'They rob our land'

Knesset Interior Committee discusses if 'Mukhtar procedure' should continue to be used until East Jerusalem settlement completed.

Hezki Baruch,

Barkat in Interior Committee
Barkat in Interior Committee
Hezki Baruch

The Knesset Interior Committee headed by MK Yoav Kish (Likud) convened for a discussion on the "Mukhtar procedure" according to which Arabs receive building permits in East Jerusalem on land whose owners are not registered.

The "Mukhtar procedure", approved by the Jerusalem Municipality, has been opposed on grounds it would lead to an Arab takeover of land in the eastern part of the capital. The declaratory procedure allows Arabs to lay claim to land while testimonies could be fabricated with the intention of blocking Jewish land purchase.

"To my understanding, the procedure used by the Jerusalem municipality is legal," said MK Kish, adding that "in parallel to using the land registration process, which began at the end of the year, I'd like to submit a status report to the committee in six months. My concern is that in the meantime there's activity to steal state land," he said.

Jerusalem Mayor Nir Barkat, who called for the hearing, said: "The procedure must be adapted to Justice Ministry guidelines, and we demand clear directives. The Justice Ministry must also accelerate the regulation of the land. The State must take responsibility for the Mukhtar procedure.

"In 2017, the government decided, following my appeal to the Justice Minister who responded to my request, to implement land settlement in East Jerusalem. Such an arrangement would render the problematic use of the Mukhtar procedure redundant, but things didn't progress. There's a freeze," Barkat warned.

Deputy Attorney General Erez Kaminitz said that "the Mukhtar procedure - and we're talking about a procedure that deals with submitting plans, as well as requests for a building permit - is designed to maintain a reasonable fabric for the Jewish and Arab population, mainly the Arabs. If the land isn't registered, and people want to close a balcony or add a floor on the roof, and the district committee says planning-wise it's possible, but there's no actual way to realize it, in the end life makes them do it illegally. The Mukhtar procedure addresses the need to enable a reasonable fabric of life, within the boundaries of planning and licensing. We want them to build safely.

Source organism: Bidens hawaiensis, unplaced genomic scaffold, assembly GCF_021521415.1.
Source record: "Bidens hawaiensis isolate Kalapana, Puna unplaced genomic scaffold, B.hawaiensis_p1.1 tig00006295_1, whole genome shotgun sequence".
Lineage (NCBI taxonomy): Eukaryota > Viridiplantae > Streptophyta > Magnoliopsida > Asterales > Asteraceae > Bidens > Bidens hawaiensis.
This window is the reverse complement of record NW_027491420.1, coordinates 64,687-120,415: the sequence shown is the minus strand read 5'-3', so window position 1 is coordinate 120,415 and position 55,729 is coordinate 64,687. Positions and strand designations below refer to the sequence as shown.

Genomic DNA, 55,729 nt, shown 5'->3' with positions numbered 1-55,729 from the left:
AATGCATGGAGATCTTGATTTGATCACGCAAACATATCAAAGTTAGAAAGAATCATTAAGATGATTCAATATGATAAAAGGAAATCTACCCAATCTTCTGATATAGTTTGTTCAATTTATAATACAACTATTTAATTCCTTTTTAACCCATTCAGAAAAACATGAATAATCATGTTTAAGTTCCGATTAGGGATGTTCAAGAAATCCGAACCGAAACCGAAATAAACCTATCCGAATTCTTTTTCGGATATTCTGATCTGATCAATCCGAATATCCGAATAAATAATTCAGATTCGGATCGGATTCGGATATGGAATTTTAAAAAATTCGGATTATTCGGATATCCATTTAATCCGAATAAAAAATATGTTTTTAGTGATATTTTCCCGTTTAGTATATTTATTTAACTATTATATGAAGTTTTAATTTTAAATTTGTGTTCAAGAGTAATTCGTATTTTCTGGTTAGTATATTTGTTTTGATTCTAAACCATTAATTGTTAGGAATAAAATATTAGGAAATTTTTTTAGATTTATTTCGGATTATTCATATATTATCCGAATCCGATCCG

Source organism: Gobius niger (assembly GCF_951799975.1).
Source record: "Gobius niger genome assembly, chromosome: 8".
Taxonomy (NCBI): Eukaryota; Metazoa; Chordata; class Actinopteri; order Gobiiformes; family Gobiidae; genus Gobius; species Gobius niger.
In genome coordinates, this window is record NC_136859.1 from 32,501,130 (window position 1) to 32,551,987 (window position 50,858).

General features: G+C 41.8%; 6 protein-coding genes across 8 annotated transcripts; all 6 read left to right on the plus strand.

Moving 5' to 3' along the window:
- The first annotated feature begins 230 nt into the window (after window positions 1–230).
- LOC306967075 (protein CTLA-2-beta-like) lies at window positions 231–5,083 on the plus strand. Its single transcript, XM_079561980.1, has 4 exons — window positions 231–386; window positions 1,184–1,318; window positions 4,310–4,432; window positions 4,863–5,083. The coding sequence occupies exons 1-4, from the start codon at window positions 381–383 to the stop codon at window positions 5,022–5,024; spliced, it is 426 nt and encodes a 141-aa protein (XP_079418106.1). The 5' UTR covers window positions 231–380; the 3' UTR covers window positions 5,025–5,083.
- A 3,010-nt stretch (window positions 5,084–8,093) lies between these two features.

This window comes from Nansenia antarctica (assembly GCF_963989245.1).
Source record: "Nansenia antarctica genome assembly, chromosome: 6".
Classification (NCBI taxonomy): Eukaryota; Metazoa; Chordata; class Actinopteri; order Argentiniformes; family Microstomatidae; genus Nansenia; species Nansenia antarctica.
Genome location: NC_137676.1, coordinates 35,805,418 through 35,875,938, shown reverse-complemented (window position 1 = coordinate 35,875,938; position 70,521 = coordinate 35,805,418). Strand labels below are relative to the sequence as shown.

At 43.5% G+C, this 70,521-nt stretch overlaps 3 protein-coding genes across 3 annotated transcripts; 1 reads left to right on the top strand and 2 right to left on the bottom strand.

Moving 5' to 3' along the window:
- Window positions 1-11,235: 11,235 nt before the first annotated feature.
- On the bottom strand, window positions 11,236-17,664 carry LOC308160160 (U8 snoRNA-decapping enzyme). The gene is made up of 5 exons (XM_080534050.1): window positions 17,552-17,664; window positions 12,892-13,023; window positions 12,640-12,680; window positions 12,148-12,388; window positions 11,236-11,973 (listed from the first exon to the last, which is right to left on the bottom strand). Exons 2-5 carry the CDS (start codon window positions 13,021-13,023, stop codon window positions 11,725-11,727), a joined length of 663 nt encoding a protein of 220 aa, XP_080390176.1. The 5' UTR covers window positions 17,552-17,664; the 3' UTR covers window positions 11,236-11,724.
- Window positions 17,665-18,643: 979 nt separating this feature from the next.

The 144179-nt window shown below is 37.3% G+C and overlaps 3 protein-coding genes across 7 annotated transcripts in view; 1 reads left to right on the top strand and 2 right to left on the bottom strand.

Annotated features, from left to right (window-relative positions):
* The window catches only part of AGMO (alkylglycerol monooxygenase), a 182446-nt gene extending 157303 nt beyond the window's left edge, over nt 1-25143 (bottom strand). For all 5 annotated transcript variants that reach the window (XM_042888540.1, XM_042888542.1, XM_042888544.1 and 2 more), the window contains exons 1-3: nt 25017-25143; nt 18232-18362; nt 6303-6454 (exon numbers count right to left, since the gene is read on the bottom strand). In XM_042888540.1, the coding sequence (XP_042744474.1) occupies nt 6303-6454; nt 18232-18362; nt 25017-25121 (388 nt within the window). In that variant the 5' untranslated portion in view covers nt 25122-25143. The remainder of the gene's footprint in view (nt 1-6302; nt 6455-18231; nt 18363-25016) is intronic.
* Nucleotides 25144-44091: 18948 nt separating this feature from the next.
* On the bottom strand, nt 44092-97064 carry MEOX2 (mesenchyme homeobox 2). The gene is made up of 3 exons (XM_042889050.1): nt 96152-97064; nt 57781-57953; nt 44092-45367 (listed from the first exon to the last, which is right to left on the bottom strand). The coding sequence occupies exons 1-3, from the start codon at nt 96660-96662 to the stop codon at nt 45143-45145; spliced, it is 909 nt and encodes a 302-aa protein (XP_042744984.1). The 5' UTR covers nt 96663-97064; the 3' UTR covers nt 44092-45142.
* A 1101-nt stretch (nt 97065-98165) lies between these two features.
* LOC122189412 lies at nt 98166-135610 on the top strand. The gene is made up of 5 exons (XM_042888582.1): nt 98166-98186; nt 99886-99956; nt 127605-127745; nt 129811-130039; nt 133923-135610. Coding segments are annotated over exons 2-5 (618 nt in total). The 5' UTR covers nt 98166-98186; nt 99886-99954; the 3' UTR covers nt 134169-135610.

"Therefore, in order to bring a difficult legal situation into a reasonable planning path, we must allow life to go on. The procedure is based on planning and building regulations, when there is a connection to land. So you can create a legal outline. The building permit doesn't create a proprietary connection to the land. It's true that a person who builds after receiving a building permit will be difficult to move even if it's proven later that the land isn't his, but the permit doesn't grant him a legal right of ownership. Over the years, attempts have been made to better and improve the procedure, which today determines that every request will also be transferred to the Custodian General and to the Custodian of Absentee Property.

"They have indications of lands before 1948. The idea is that wherever there's interface with someone holding land rights, when there's opposition from him, the procedure determines a stop and not a green light. The procedure is balanced. It checks all stakeholders. Especially in the villages, we want people who know and say that in places where the settlement process hasn't begun, they want someone to come and say: 'This family has lived here for decades'," Kaminitz added.

Shlomi Heisler, who is in charge of registration and land settlement in the Justice Ministry, said that "there's a tender at a record rate for various services. We have five blocks in the process of work, Beit Hanina, Tzur Baher, and Mount Scopus."

MK Leah Fadida (Zionist Union) claimed, "There's no freeze. There's a municipality decision to raise difficulties and questions. Says the Deputy Attorney General Erez Kaminitz that there's no order to freeze and as long as there's no new procedure, the old one exists. If that isn't populist, what's preventing you from continuing what you've been doing for 30 years?"

Regavim movement member Meir Deutsch made it clear that "the procedure is completely distorted, and the courts approved it retroactively, provided that the neighbors agree to what the Mukhtar says. The problem is that it was canceled, and there's no more need to prove that you paid taxes on the land."

Erez Kaminitz replied: "This is because the district committee reached the conclusion that if the signatures of neighbors are required, it creates another factor with a veto right. So now the neighbors have no right of veto, but if the district committee is impressed that there's a conflict, it sends the parties to court, just as is done in a shared home."

"I'm afraid it's a discussion of the style of Ahab and Isabel about the plundering of the last sheep," said Ashrat Maimon of the extreme Left Ir Amim. "There's no Palestinian here to talk about serious discrimination in planning and building."


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